Welcome! This is the third installment of our interview series “Where is the General Theory of the 21st Century?”
“Where is the General Theory of the 21st Century?” is an interview series with the aim to ask top economists a very important question: “Why haven’t economists come up with a new General Theory that can explain the Great Recession?” The question is not why we haven’t seen a resurgence of old-style Keynesian economics, but rather an inquiry into how the macroeconomics academia changed since the Great Recession, and more importantly, why the responses from macroeconomists nowadays are different from their counterpart in the 1930s.
In the third installment, we talked to Professor John Cochrane, Senior Fellow of Hoover Institution, Stanford University. He is famous for his research in Finance, Monetary policy and the Fiscal Theory of Price Level. His publications include one of the most widely used Finance textbook – Asset Pricing. His blog, “The Grumpy Economist”, is also one of the most influential economics blogs.
In this interview, Prof. Cochrane discusses with us his view on the development in Macroeconomics since the Great Depression. He also explains what Neo-Fisherian and Fiscal Theory of Price Level are, and why they are important for understanding the current economic situation around the world.
You can also find a streamlined version of this interview in the Winter 2017 issue of Hoover Digest
The transcript below has been edited for length and clarity. All mistakes and miscommunications are ours.
Q: Econreporter C: John Cochrane
Q: Do you think there is a “New General Theory” emerging since the Great Recession? Where do you think Macroeconomics is heading now?
C: Eighty years ago, the General Theory inaugurated a very simple view of recession. There is only one element — lack of demand. It doesn’t really matter where does the lack of demand come from. Just like there is not enough water in the pool, you fill it up with more demand. There is just a single thing wrong with the economy — not enough demand, and there is just a single dimension of cure — stimulate demand. You can interchange monetary and fiscal stimulus. That’s a beautiful, simple view of the world, very easy to understand. All of the complexity of the economy stay away, all you need is just more demand.
Medicine, in the 18th Century, had the theory of four of humor. It was very simple, everything wrong in the human body came downs to not enough of the four things. Similarly, in the view of Keynesian economics, everything come down to this one thing, which is more or less demand. That is an unbelievably simplified view of how the economy works. What come in its way, like in modern medicine, is that there is not a single thing you can say things like “Aha! You need more Zinc in your diet and that will cure all your diseases!” We now understand that there are thousands of diseases, each with its own cure.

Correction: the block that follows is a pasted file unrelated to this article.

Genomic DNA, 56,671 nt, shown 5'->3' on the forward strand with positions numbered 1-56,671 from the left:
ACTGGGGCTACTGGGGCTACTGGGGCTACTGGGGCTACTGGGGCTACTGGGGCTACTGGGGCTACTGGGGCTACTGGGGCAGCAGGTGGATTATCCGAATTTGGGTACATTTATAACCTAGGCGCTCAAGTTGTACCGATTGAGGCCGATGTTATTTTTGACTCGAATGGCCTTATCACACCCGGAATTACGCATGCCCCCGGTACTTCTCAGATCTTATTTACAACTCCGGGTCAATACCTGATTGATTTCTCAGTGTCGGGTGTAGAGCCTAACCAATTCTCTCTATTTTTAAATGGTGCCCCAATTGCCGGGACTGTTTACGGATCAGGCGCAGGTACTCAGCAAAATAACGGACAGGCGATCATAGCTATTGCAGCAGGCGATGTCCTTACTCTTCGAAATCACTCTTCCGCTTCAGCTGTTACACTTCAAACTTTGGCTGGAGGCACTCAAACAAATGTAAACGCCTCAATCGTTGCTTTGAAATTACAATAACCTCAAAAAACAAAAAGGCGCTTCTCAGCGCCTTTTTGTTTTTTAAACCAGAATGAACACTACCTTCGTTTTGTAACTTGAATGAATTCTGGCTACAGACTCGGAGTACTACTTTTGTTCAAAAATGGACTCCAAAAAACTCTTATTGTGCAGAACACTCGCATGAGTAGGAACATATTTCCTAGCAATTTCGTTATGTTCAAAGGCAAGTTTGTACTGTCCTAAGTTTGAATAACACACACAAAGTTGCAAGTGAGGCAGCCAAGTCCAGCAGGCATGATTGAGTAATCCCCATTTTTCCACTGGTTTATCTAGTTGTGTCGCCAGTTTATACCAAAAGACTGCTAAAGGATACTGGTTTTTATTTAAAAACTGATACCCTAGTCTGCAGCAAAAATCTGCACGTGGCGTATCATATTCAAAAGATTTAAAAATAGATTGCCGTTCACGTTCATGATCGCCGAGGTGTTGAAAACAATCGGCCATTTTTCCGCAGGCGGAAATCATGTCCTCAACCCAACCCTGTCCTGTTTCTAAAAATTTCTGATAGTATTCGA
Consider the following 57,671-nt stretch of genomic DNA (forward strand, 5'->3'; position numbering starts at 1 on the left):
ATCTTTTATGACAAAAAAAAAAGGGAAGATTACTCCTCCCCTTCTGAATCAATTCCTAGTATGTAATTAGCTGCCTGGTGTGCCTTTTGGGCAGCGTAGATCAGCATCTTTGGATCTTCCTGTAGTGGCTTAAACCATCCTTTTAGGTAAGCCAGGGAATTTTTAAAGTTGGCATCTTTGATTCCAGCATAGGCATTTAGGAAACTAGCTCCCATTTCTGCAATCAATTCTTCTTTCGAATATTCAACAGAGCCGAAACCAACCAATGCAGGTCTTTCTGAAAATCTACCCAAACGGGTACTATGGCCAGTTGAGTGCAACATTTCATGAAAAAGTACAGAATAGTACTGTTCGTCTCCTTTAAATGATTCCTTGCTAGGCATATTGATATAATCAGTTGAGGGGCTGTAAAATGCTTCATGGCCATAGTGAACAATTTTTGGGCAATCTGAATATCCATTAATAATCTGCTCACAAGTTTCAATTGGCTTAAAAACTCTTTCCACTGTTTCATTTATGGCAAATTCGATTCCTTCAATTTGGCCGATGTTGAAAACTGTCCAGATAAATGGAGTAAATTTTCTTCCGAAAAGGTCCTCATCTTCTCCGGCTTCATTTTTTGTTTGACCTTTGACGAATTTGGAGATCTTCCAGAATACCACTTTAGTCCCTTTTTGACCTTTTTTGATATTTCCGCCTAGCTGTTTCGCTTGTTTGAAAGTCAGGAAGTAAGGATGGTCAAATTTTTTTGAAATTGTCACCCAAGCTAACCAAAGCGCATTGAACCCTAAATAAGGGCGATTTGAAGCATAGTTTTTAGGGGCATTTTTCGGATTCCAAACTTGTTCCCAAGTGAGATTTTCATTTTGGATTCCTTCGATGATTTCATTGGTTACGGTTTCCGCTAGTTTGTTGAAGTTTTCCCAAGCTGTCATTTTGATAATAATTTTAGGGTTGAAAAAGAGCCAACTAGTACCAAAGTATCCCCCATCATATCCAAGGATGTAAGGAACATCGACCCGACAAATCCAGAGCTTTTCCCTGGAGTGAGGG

What’s wrong with the economy now is that there are a thousand things going wrong. Every market is screwed up in its own way. If we were having slow growth, that could be explained by growth theory, not just macroeconomics. The government interfered in the taxi market and slowed it down. The government interfered in the development of new drugs and slowed that market down. There is no single thing wrong that you can come in and say “Aha! We will have a stimulus program and solve it all!” You have to cure it the way you cure diseases.
I think the difference between microeconomics, macroeconomics and growth theory will disappear, but that would require much more new theories. If we have to help an addict living in a house full of big mess, old fashion demand-side macroeconomics would say: “Just forget that the house is a mess! All you need is a magic 10-day cure, then everything will be fine!” No, I am sorry! You got to diet, got to eat right, got to clean up the house.
Q: Do you agree that all the major macroeconomics trends emerged after the Great Recession are mostly just reboots of the old ideas?
C: I think you got the observation quite right. Almost all economists, both in finance and macroeconomics, say right after the financial crisis and Great Recession: “Hey look! We have a financial crisis and a Great Recession, that proved I was right all along!”
Yet, I would say this is actually a right approach to problems. If economics is a discipline where every data point requires a brand new theory, that’s not much of a discipline. When Physics see something new in the sky, they tend to not say: “Hey, Einstein was wrong! We have to start from scratch!” The first thing you do is try to fit the new phenomenon in with the theory you already have. I don’t think most of what we have seen, for example, the fact of the financial crisis and slow growth, those are not facts that demand a particularly new theory, as we have so many theories already.